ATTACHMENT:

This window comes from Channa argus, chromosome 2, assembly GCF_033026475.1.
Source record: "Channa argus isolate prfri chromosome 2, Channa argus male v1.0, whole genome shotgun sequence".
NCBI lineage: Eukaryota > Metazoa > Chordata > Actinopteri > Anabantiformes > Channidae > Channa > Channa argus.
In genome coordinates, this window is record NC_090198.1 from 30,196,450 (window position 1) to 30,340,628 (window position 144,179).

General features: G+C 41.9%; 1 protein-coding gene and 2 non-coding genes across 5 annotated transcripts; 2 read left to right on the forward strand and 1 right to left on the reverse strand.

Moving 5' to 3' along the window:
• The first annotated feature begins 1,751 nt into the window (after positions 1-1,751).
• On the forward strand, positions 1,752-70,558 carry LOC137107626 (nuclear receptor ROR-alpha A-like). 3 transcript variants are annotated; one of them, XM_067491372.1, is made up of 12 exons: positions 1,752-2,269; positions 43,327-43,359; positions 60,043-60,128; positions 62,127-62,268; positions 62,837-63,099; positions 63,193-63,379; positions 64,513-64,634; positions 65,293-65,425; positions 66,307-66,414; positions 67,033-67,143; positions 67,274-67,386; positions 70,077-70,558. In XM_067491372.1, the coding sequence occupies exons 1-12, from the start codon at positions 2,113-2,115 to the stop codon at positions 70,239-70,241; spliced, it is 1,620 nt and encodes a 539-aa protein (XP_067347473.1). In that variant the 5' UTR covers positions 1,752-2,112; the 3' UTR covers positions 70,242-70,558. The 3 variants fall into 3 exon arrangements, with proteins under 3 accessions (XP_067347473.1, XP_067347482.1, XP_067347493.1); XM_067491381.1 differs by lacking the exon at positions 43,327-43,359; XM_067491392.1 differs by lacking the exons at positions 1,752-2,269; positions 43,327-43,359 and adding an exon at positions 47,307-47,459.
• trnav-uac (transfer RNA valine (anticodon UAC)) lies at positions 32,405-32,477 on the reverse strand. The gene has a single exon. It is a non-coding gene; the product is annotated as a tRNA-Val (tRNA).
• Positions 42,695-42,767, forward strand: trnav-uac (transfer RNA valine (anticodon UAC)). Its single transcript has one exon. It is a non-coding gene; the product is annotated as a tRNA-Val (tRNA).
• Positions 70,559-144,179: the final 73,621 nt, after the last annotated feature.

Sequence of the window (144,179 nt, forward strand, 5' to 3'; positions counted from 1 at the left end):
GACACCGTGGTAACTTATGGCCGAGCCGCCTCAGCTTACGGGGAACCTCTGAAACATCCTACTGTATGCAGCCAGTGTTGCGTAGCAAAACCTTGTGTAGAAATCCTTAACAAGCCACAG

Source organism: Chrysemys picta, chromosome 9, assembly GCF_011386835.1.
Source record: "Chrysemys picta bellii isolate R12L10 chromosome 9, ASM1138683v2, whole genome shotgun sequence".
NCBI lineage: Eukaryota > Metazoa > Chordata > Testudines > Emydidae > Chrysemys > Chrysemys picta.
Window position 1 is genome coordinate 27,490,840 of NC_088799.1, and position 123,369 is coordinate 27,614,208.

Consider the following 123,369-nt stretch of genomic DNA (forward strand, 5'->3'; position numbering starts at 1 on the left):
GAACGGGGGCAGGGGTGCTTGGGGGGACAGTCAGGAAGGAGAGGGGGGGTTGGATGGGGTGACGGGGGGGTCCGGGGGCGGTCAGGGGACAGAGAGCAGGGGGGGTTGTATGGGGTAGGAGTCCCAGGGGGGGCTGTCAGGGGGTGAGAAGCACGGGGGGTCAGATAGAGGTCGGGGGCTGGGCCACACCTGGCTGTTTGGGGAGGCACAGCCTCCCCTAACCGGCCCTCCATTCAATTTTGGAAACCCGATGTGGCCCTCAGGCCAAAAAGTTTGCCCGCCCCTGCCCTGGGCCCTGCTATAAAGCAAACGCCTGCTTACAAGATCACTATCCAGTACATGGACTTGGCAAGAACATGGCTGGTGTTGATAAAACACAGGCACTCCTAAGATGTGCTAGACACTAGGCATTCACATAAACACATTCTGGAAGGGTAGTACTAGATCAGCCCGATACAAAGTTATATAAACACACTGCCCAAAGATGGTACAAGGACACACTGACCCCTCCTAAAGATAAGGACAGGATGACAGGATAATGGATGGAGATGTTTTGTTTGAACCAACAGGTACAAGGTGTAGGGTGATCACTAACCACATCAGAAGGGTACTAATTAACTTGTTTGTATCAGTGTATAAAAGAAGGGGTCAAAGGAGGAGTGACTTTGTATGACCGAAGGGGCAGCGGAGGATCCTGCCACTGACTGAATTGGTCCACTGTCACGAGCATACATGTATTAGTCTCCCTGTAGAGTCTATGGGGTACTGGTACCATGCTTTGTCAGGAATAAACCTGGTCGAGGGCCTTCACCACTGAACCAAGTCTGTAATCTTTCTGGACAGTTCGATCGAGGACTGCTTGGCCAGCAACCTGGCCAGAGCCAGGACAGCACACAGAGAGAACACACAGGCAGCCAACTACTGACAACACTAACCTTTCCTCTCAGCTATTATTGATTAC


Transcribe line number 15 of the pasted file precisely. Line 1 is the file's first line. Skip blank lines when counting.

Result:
Source record: "Chrysemys picta bellii isolate R12L10 chromosome 9, ASM1138683v2, whole genome shotgun sequence".